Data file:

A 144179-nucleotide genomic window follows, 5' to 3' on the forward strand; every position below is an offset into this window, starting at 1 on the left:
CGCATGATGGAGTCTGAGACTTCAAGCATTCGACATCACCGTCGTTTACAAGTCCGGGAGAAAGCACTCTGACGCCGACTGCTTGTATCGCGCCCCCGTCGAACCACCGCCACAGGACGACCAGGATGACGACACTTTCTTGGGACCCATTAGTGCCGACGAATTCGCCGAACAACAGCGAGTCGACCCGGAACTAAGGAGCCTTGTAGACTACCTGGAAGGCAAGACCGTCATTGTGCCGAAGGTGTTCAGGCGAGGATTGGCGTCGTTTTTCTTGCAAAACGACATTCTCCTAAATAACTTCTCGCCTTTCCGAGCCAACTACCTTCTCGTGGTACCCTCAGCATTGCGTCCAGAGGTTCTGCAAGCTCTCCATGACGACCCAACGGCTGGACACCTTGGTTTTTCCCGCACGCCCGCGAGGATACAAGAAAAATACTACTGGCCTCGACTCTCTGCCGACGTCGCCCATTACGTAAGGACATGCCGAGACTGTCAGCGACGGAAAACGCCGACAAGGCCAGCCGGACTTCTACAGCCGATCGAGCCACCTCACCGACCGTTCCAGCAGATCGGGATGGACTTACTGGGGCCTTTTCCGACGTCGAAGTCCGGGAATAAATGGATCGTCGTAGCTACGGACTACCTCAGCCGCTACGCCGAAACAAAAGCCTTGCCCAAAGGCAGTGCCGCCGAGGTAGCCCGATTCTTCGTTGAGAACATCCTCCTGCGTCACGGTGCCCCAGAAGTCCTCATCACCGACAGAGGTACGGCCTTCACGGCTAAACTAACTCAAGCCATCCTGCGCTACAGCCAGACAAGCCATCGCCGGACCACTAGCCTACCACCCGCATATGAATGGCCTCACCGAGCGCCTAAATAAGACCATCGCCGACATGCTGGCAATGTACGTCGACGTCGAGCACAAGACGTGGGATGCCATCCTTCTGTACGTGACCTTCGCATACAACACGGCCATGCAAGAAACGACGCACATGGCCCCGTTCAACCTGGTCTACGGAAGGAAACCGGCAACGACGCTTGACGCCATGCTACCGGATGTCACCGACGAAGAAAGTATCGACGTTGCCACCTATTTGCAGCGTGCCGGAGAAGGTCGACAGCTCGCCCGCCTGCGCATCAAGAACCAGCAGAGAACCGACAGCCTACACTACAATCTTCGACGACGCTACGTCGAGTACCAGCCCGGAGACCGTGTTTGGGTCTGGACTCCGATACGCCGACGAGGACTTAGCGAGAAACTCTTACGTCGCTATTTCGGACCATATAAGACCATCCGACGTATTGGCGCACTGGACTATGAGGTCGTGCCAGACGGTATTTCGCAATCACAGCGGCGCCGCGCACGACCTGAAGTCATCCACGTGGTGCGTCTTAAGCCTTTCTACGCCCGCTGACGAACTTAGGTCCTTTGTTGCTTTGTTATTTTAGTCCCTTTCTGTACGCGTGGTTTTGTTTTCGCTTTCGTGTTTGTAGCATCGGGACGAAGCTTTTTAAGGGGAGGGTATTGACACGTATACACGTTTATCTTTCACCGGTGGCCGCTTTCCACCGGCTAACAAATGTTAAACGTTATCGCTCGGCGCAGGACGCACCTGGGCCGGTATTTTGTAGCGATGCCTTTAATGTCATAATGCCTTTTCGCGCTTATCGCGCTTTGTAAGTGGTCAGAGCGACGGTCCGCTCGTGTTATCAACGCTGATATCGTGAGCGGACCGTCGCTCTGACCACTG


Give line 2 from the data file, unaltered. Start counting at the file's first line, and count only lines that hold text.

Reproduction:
CGCATGATGGAGTCTGAGACTTCAAGCATTCGACATCACCGTCGTTTACAAGTCCGGGAGAAAGCACTCTGACGCCGACTGCTTGTATCGCGCCCCCGTCGAACCACCGCCACAGGACGACCAGGATGACGACACTTTCTTGGGACCCATTAGTGCCGACGAATTCGCCGAACAACAGCGAGTCGACCCGGAACTAAGGAGCCTTGTAGACTACCTGGAAGGCAAGACCGTCATTGTGCCGAAGGTGTTCAGGCGAGGATTGGCGTCGTTTTTCTTGCAAAACGACATTCTCCTAAATAACTTCTCGCCTTTCCGAGCCAACTACCTTCTCGTGGTACCCTCAGCATTGCGTCCAGAGGTTCTGCAAGCTCTCCATGACGACCCAACGGCTGGACACCTTGGTTTTTCCCGCACGCCCGCGAGGATACAAGAAAAATACTACTGGCCTCGACTCTCTGCCGACGTCGCCCATTACGTAAGGACATGCCGAGACTGTCAGCGACGGAAAACGCCGACAAGGCCAGCCGGACTTCTACAGCCGATCGAGCCACCTCACCGACCGTTCCAGCAGATCGGGATGGACTTACTGGGGCCTTTTCCGACGTCGAAGTCCGGGAATAAATGGATCGTCGTAGCTACGGACTACCTCAGCCGCTACGCCGAAACAAAAGCCTTGCCCAAAGGCAGTGCCGCCGAGGTAGCCCGATTCTTCGTTGAGAACATCCTCCTGCGTCACGGTGCCCCAGAAGTCCTCATCACCGACAGAGGTACGGCCTTCACGGCTAAACTAACTCAAGCCATCCTGCGCTACAGCCAGACAAGCCATCGCCGGACCACTAGCCTACCACCCGCATATGAATGGCCTCACCGAGCGCCTAAATAAGACCATCGCCGACATGCTGGCAATGTACGTCGACGTCGAGCACAAGACGTGGGATGCCATCCTTCTGTACGTGACCTTCGCATACAACACGGCCATGCAAGAAACGACGCACATGGCCCCGTTCAACCTGGTCTACGGAAGGAAACCGGCAACGACGCTTGACGCCATGCTACCGGATGTCACCGACGAAGAAAGTATCGACGTTGCCACCTATTTGCAGCGTGCCGGAGAAGGTCGACAGCTCGCCCGCCTGCGCATCAAGAACCAGCAGAGAACCGACAGCCTACACTACAATCTTCGACGACGCTACGTCGAGTACCAGCCCGGAGACCGTGTTTGGGTCTGGACTCCGATACGCCGACGAGGACTTAGCGAGAAACTCTTACGTCGCTATTTCGGACCATATAAGACCATCCGACGTATTGGCGCACTGGACTATGAGGTCGTGCCAGACGGTATTTCGCAATCACAGCGGCGCCGCGCACGACCTGAAGTCATCCACGTGGTGCGTCTTAAGCCTTTCTACGCCCGCTGACGAACTTAGGTCCTTTGTTGCTTTGTTATTTTAGTCCCTTTCTGTACGCGTGGTTTTGTTTTCGCTTTCGTGTTTGTAGCATCGGGACGAAGCTTTTTAAGGGGAGGGTATTGACACGTATACACGTTTATCTTTCACCGGTGGCCGCTTTCCACCGGCTAACAAATGTTAAACGTTATCGCTCGGCGCAGGACGCACCTGGGCCGGTATTTTGTAGCGATGCCTTTAATGTCATAATGCCTTTTCGCGCTTATCGCGCTTTGTAAGTGGTCAGAGCGACGGTCCGCTCGTGTTATCAACGCTGATATCGTGAGCGGACCGTCGCTCTGACCACTG